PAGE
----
Seattle Considers Reduced Garbage Collection For More Recycling

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Seattle's plan would offer two waste diversion plans per week and require those who don't recycle or compost to store material for an extra week. Photo: Flickr/erintongay

Seattle is contemplating a plan to reduce its garbage pick-up service to bi-weekly collection starting in 2013, which would save $6.4 million and reduce the amount of recyclable material that ends up in landfills, as first reported by The Seattle Times.

The city hopes to start a pilot program next year, sampling 400 to 800 households with reduced collection to determine the public participation.

One of the reasons why Seattle would be able to offer less garbage collection is because of the city’s organic waste collection program. This program accepts both yard and food waste on a weekly basis, which would not be changed under the proposed plan.

Combined with the city’s weekly recycling collection program, the new plan would offer two waste diversion plans per week and require those who don’t recycle or compost to store material for an extra week.

The EPA estimates that food and yard waste accounts for 25 percent of total waste, all of which can be diverted from landfills using Seattle’s curbside programs. Seattle’s program also accepts meat and dairy products, which often pose challenges in home composting systems.

The city can save money by reducing garbage collection because not only will less trucks be deployed, but there will be fewer landfill disposal costs. This is in addition to any cost savings associated with selling off recyclables and using the compost made from organic waste for city parks.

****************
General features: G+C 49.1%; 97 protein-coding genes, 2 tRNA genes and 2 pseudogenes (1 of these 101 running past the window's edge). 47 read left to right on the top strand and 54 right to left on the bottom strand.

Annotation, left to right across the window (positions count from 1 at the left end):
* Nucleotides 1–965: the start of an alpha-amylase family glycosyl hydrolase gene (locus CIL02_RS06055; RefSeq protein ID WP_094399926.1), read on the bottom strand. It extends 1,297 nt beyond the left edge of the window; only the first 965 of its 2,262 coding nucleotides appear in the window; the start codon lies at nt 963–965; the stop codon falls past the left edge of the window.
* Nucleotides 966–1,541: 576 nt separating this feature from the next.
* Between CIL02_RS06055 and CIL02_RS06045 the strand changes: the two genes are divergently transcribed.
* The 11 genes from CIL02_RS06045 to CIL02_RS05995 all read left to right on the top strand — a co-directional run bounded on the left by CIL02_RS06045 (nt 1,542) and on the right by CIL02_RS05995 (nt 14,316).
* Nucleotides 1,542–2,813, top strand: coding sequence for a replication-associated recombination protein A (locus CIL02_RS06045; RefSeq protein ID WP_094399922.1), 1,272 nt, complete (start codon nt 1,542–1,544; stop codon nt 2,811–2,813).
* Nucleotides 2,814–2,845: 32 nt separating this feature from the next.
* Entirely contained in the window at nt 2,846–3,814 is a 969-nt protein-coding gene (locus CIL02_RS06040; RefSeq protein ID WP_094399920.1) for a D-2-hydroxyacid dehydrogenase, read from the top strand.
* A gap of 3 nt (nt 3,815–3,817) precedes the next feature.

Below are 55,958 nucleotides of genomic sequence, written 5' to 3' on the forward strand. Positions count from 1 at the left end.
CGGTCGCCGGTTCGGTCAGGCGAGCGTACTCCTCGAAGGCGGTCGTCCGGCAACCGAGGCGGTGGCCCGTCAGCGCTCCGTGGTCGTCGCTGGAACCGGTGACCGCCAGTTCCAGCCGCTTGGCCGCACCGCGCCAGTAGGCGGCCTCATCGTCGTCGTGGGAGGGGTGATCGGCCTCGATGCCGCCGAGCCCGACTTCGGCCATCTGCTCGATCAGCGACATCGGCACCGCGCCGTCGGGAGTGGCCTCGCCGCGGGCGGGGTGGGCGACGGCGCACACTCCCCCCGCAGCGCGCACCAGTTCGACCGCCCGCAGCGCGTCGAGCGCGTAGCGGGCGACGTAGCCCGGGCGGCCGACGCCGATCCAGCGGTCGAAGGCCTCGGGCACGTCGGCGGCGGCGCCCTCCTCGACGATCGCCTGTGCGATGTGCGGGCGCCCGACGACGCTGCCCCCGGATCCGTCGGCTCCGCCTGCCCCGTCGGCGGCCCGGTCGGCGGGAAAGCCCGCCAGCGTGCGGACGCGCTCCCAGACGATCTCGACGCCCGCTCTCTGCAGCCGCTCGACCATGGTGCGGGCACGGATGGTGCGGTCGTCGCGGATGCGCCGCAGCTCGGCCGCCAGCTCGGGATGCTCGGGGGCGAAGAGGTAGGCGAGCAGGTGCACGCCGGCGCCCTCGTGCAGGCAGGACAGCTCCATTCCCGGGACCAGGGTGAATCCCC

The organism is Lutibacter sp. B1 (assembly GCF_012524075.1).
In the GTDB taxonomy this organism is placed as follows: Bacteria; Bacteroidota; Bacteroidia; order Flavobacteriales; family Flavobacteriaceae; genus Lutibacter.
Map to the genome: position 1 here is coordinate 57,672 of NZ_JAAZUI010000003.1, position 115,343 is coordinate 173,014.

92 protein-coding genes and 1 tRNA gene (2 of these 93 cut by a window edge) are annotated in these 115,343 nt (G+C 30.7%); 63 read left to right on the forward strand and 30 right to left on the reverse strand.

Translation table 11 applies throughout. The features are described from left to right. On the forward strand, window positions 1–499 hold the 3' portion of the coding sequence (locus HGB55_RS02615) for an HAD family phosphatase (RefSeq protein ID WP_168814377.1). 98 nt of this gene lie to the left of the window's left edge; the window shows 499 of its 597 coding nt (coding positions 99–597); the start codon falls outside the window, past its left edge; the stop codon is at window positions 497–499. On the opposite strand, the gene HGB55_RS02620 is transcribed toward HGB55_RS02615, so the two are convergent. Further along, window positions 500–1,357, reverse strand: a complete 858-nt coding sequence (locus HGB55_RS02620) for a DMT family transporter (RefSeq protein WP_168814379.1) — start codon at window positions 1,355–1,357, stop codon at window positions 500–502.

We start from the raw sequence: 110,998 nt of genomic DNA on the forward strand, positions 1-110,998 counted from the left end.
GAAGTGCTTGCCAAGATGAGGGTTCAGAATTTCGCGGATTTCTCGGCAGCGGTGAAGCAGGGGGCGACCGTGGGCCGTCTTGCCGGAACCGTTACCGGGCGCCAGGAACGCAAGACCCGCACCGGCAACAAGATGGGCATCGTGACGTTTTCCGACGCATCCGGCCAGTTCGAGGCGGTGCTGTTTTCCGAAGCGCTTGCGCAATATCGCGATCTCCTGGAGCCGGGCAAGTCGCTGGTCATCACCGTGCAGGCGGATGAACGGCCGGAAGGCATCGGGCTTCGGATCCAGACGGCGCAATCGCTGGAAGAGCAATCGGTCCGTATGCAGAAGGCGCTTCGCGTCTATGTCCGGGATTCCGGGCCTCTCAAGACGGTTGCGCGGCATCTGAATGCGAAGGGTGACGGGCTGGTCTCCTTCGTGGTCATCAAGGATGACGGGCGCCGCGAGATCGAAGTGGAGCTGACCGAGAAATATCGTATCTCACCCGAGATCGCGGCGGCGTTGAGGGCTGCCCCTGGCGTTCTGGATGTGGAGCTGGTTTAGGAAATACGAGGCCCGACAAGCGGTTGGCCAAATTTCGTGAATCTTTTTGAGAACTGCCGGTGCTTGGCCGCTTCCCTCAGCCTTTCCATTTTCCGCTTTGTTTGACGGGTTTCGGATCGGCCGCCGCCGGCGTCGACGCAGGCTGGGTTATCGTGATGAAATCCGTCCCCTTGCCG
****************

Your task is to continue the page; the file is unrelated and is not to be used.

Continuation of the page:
Seattle’s push for zero waste does not stop with residential collection. The city has required its restaurants to offer single-use packaging that is compostable or recyclable, and is considering legislation to address phone book waste.

A similar alternative used by several cities in the Northeast is Pay-as-You-Throw (PAYT), where customers are charged per bag of garbage collected in order to incentivize recycling and composting.

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Recycling Programs Losing Money, But Residents Are Still Paying
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Trey Granger

Trey Granger is a former senior waste stream analyst for Earth911.
Trey Granger

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  1. Again , here we go with municipalities FORCING their wishes on us. Organic waste at my house get flushed down the toilet, so no increased fee’s for having a garbage disposal and I’ll be damned if I’ll go along with this “pay as you throw ” crap. Like I’ve said before, if they go to that, there are lots of dark back roads around here that my trash will end up on, then the ciunty can deal with it anyway. I WILL NOT be forced into this recycling nonsense and end up basically gift wrapping the garbage!!

  2. I would LOVE this program. Since I started composting non-meat food waste in the back yard I’m down to less than a bag of trash a week. In NJ we pay over $85 a ton to landfill trash so reducing solid waste at the curb makes sense. I also think single stream recycling in a 90 gal toter works best for traditional recyclables. It’s a shame Bill thinks managing solid waste is like gift wrapping but trust me, you don’t want to see the alternative.

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